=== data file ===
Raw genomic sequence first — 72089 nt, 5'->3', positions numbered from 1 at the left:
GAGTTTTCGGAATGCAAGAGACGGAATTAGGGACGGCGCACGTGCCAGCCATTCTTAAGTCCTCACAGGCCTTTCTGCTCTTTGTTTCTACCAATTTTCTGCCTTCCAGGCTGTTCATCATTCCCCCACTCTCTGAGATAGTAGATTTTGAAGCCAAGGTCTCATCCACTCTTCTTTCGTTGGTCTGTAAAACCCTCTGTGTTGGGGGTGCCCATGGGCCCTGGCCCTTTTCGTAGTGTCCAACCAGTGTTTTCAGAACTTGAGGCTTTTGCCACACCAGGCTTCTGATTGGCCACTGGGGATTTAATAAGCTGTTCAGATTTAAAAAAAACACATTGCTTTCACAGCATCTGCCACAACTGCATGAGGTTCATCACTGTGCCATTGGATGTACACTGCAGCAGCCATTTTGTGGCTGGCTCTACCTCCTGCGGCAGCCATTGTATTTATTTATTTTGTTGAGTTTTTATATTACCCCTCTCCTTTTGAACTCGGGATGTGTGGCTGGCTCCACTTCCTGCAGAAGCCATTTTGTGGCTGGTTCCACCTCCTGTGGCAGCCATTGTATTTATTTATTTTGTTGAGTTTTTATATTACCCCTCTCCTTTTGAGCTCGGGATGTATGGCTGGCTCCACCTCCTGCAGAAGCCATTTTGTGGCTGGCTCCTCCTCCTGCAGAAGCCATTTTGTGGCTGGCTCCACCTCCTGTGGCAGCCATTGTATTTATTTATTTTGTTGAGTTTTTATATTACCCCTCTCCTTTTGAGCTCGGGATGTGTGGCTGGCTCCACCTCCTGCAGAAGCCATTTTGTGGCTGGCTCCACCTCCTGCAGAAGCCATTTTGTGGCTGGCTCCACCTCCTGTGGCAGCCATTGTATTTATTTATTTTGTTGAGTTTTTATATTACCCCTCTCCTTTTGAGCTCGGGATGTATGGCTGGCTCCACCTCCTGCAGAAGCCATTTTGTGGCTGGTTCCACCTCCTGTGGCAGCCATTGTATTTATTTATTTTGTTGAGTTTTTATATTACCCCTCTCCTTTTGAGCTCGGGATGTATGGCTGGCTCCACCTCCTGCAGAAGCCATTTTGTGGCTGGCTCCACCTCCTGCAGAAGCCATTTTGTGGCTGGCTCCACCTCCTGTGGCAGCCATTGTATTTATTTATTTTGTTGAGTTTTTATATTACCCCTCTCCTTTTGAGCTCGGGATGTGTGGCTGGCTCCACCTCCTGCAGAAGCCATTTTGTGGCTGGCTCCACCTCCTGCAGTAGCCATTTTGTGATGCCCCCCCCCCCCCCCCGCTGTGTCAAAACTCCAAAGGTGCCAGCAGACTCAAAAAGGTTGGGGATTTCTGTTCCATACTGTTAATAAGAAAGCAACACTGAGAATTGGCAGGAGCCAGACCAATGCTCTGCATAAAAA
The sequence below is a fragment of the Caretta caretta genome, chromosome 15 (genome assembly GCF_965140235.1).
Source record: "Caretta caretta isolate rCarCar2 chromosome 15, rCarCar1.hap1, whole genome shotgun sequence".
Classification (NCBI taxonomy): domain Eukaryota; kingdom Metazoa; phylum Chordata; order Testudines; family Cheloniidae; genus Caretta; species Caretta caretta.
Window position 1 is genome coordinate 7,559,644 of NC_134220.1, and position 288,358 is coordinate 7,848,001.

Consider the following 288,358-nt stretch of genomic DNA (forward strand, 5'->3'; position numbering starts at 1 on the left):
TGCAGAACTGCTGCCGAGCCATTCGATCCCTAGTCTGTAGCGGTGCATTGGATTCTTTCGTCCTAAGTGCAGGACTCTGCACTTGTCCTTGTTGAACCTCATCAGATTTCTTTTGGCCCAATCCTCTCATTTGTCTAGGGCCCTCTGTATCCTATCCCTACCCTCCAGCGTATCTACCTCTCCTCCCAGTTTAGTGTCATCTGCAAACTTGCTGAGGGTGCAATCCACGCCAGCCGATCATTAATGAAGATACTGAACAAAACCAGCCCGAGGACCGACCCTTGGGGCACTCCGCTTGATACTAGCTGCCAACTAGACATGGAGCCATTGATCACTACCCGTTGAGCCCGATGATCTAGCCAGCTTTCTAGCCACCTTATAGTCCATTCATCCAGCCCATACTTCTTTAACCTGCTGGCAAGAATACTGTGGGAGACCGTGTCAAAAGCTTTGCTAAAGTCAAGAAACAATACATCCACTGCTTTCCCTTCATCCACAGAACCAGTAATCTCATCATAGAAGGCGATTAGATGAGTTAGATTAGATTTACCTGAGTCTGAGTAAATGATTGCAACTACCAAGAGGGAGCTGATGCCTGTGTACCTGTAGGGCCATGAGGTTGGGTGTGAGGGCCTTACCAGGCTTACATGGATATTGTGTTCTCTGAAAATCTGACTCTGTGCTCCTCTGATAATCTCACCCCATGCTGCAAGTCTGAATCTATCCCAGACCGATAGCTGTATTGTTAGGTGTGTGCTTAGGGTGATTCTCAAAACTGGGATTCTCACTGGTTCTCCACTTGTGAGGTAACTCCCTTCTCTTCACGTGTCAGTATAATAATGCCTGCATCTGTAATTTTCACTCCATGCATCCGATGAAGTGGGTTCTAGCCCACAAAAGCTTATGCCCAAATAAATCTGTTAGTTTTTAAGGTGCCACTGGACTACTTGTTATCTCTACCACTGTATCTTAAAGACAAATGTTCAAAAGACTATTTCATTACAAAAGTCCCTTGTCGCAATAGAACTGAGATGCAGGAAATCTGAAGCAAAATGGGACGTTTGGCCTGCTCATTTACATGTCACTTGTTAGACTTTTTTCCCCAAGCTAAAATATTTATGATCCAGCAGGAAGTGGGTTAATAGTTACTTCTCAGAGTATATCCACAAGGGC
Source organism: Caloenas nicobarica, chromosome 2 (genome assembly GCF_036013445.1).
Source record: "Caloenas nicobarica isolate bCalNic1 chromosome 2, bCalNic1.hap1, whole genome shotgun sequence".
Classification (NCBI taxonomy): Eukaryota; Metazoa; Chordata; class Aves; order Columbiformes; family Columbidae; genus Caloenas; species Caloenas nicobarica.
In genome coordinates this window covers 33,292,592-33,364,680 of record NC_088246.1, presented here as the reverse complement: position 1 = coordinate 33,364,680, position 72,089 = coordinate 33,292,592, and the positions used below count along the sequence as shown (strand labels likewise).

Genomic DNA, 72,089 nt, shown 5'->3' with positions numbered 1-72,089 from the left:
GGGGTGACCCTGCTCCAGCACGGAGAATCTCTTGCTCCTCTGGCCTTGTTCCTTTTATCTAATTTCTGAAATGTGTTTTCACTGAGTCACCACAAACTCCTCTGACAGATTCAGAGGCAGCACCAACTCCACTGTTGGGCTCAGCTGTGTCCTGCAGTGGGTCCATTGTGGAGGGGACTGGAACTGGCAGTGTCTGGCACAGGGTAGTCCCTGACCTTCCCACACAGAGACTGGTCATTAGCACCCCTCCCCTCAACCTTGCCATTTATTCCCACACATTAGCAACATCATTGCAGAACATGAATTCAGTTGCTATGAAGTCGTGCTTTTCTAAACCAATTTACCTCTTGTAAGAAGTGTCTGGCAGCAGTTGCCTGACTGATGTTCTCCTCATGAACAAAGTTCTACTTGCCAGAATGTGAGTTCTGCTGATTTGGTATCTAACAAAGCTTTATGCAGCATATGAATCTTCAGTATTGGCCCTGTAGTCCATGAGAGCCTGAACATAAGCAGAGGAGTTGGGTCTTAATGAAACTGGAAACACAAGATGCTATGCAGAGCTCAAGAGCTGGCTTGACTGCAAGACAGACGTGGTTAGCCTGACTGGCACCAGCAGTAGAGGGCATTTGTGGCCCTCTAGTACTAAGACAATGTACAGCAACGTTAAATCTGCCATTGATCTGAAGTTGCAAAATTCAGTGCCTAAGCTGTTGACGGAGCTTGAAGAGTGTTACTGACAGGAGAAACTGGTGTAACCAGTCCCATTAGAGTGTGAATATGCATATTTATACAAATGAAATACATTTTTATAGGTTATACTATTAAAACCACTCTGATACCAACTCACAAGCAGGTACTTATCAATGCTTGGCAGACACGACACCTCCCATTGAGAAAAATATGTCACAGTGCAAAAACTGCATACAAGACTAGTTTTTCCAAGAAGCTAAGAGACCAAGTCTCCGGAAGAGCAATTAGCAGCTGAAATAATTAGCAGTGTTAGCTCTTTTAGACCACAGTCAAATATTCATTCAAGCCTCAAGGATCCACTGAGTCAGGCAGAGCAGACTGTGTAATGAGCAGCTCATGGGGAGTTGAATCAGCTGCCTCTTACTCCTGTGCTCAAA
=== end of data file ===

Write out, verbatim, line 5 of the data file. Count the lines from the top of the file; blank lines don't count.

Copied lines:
Classification (NCBI taxonomy): domain Eukaryota; kingdom Metazoa; phylum Chordata; order Testudines; family Cheloniidae; genus Caretta; species Caretta caretta.